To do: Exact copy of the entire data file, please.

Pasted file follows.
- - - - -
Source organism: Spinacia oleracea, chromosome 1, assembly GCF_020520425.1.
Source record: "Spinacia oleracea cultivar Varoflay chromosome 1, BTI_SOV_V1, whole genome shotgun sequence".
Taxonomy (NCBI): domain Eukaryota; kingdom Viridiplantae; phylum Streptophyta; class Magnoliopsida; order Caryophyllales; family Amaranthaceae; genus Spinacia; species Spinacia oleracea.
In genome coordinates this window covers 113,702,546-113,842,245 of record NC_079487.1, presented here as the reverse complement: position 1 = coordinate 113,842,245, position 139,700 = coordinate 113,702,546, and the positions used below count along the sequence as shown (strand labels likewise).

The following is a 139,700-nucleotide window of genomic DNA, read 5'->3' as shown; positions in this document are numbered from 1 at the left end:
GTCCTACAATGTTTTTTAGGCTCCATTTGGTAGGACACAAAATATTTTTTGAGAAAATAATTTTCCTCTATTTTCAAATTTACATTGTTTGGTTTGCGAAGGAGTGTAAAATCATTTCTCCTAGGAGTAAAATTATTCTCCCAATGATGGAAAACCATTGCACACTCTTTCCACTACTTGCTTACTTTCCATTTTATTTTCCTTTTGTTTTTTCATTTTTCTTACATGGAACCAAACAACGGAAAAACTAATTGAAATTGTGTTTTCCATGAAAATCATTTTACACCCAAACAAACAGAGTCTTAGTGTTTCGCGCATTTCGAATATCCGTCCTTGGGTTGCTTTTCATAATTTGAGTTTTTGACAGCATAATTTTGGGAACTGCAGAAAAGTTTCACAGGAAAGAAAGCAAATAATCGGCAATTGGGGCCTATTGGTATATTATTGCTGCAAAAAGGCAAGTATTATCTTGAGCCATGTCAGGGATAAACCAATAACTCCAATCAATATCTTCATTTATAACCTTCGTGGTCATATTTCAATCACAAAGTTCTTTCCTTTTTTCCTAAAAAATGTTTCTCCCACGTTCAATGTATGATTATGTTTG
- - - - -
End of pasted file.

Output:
Source organism: Spinacia oleracea, chromosome 1, assembly GCF_020520425.1.
Source record: "Spinacia oleracea cultivar Varoflay chromosome 1, BTI_SOV_V1, whole genome shotgun sequence".
Taxonomy (NCBI): domain Eukaryota; kingdom Viridiplantae; phylum Streptophyta; class Magnoliopsida; order Caryophyllales; family Amaranthaceae; genus Spinacia; species Spinacia oleracea.
In genome coordinates this window covers 113,702,546-113,842,245 of record NC_079487.1, presented here as the reverse complement: position 1 = coordinate 113,842,245, position 139,700 = coordinate 113,702,546, and the positions used below count along the sequence as shown (strand labels likewise).

The following is a 139,700-nucleotide window of genomic DNA, read 5'->3' as shown; positions in this document are numbered from 1 at the left end:
GTCCTACAATGTTTTTTAGGCTCCATTTGGTAGGACACAAAATATTTTTTGAGAAAATAATTTTCCTCTATTTTCAAATTTACATTGTTTGGTTTGCGAAGGAGTGTAAAATCATTTCTCCTAGGAGTAAAATTATTCTCCCAATGATGGAAAACCATTGCACACTCTTTCCACTACTTGCTTACTTTCCATTTTATTTTCCTTTTGTTTTTTCATTTTTCTTACATGGAACCAAACAACGGAAAAACTAATTGAAATTGTGTTTTCCATGAAAATCATTTTACACCCAAACAAACAGAGTCTTAGTGTTTCGCGCATTTCGAATATCCGTCCTTGGGTTGCTTTTCATAATTTGAGTTTTTGACAGCATAATTTTGGGAACTGCAGAAAAGTTTCACAGGAAAGAAAGCAAATAATCGGCAATTGGGGCCTATTGGTATATTATTGCTGCAAAAAGGCAAGTATTATCTTGAGCCATGTCAGGGATAAACCAATAACTCCAATCAATATCTTCATTTATAACCTTCGTGGTCATATTTCAATCACAAAGTTCTTTCCTTTTTTCCTAAAAAATGTTTCTCCCACGTTCAATGTATGATTATGTTTG